Laura, the rep from Kikkerland, also mentioned that these notebooks were made by Kikkerland to be affordable. Priced in 3-packs at $4.00 for the small, $7.00 for the medium, and $10.00 for the large, I believe they have achieved this goal. Laura also mentioned that, ”

We also donate 2% of sales to literacy programs such as WRITEGIRL and 826NYC…as well we donate hundreds of notebooks to these organizations for students to practice writing. This info is on the belly-band that goes around the sets of 3. We make very little on the notebooks, we just wanted to make them for fun, and for cheap.”

Click here for Kikkerland’s Writersblok product page, which contains more information about the purpose of these notebooks, as well as the charities they support.

So now, I’m planning on giving away two sets of these. I have a set of purple/blue-ish purple small and medium (the purple small cover’s color is a bit off) and a set of the sky blue small and medium. I’m trying a new giveaway format, which is still done by random.org, but will use the Google form below. Just fill in the name you want to be known by, your e-mail, your color preference, and if you wish, any comments or questions. The giveaway will end on Friday, February 18th, at 11:59 PM EST, and the two winners will be selected and announced on Saturday, February 19th.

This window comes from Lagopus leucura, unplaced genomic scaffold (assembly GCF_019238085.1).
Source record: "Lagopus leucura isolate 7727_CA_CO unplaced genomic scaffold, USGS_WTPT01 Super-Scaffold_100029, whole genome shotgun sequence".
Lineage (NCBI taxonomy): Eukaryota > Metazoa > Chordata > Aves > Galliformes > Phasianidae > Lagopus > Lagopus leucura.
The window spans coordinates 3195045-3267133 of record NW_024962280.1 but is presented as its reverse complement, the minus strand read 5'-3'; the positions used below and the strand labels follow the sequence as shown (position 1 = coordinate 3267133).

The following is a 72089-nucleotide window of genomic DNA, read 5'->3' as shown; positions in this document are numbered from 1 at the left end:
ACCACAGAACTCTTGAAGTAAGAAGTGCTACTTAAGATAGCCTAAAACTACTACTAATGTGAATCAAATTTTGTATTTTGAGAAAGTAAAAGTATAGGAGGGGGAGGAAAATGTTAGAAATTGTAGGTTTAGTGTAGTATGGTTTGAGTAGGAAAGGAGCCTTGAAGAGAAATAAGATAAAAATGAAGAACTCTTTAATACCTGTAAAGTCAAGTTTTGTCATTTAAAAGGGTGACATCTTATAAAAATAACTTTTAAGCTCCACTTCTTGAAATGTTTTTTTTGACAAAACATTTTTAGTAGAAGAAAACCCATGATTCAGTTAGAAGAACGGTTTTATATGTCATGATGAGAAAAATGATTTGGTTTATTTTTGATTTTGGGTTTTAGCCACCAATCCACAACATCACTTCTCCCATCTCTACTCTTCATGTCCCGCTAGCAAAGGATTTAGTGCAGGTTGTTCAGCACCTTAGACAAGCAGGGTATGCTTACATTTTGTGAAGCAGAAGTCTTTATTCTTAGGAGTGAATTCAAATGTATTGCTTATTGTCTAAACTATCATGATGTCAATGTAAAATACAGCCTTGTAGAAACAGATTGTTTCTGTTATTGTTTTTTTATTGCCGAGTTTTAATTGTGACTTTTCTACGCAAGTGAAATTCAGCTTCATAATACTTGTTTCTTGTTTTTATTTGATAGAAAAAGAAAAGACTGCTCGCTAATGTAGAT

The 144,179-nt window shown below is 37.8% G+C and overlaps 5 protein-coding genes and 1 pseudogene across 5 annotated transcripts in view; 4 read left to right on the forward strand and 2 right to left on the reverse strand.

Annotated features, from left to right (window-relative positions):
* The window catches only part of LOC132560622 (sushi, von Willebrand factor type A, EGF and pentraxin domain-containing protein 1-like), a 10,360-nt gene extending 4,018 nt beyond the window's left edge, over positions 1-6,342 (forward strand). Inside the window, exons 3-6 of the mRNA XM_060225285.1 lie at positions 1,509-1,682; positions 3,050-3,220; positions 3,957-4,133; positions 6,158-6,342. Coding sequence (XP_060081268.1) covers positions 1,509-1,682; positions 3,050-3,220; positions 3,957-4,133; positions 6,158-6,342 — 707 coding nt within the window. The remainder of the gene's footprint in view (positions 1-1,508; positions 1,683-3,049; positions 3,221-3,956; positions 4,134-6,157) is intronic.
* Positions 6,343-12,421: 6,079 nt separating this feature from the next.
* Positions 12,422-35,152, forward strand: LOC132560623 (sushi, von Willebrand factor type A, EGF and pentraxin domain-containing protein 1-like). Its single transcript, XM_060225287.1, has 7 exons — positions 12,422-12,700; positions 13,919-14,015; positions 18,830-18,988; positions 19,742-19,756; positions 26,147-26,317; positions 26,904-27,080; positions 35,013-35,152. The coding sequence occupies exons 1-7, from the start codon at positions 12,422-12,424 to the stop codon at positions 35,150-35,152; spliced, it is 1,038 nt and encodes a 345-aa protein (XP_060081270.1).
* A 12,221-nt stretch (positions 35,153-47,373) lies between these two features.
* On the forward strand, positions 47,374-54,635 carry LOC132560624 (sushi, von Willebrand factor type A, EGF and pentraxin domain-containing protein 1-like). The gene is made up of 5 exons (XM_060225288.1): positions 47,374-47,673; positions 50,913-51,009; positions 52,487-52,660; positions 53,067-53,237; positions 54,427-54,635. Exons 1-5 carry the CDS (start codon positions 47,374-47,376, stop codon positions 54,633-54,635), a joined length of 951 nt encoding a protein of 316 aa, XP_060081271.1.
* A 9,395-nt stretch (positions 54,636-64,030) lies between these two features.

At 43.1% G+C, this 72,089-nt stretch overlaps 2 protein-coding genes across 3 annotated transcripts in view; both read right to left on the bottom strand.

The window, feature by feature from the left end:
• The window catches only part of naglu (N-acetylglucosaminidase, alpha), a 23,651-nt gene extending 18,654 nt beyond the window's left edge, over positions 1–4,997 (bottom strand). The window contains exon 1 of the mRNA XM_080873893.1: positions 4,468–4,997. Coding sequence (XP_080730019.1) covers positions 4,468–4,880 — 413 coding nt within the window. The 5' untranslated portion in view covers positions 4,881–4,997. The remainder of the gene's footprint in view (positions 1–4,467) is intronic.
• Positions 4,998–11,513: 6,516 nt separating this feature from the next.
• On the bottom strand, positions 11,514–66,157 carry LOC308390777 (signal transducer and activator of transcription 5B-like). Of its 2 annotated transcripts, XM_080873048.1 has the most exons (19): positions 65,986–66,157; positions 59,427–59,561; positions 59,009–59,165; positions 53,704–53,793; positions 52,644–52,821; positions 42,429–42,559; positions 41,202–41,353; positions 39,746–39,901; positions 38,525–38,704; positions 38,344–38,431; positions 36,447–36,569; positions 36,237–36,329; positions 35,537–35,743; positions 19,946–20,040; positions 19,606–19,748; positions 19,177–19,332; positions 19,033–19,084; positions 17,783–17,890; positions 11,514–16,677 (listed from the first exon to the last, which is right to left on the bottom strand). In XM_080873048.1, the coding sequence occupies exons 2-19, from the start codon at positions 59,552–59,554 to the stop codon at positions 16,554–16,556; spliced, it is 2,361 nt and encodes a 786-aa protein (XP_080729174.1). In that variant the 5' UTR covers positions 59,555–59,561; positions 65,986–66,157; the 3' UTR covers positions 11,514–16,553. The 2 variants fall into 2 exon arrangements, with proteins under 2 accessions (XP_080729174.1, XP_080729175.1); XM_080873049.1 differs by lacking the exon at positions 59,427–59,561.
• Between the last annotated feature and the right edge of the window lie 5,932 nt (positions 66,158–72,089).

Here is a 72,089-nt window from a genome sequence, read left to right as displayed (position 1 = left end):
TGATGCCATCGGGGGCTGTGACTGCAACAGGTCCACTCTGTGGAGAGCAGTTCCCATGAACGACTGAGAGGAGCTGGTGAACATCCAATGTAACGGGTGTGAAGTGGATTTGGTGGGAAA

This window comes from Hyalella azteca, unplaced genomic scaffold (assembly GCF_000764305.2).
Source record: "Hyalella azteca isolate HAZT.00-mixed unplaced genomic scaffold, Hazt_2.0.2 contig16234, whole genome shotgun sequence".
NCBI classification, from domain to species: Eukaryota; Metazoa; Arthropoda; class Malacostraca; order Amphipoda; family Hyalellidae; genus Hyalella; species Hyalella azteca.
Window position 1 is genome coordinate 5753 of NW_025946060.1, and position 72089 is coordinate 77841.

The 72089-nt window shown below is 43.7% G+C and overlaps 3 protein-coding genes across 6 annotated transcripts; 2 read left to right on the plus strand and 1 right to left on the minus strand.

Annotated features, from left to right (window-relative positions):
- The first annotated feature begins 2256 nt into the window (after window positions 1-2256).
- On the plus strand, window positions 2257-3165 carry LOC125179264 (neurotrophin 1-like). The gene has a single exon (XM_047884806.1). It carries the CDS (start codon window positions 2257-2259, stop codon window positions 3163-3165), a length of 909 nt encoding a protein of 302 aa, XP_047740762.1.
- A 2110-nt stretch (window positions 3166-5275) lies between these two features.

Click Here to be taken to the Google Docs Entry Form…

  • The usual rules apply:
    • 1.) One entry per person, please.
    • 2.) I can only afford to ship in the US at this time.
    • 3.) Contest will end Friday, February 18th at 11:59 PM EST
    • 4.) Two winners will be chosen at random from the entries receive using random.org’s random number generator and the winners will be posted on Saturday, February 19th. If a winner does not reply to my e-mail within a week, another winner will be selected.

Good Luck!

Note: I am not an employee nor and I am in any way affiliated with Kikkerland. This review is in no way affected by the fact that this item was a free sample from Kikkerland.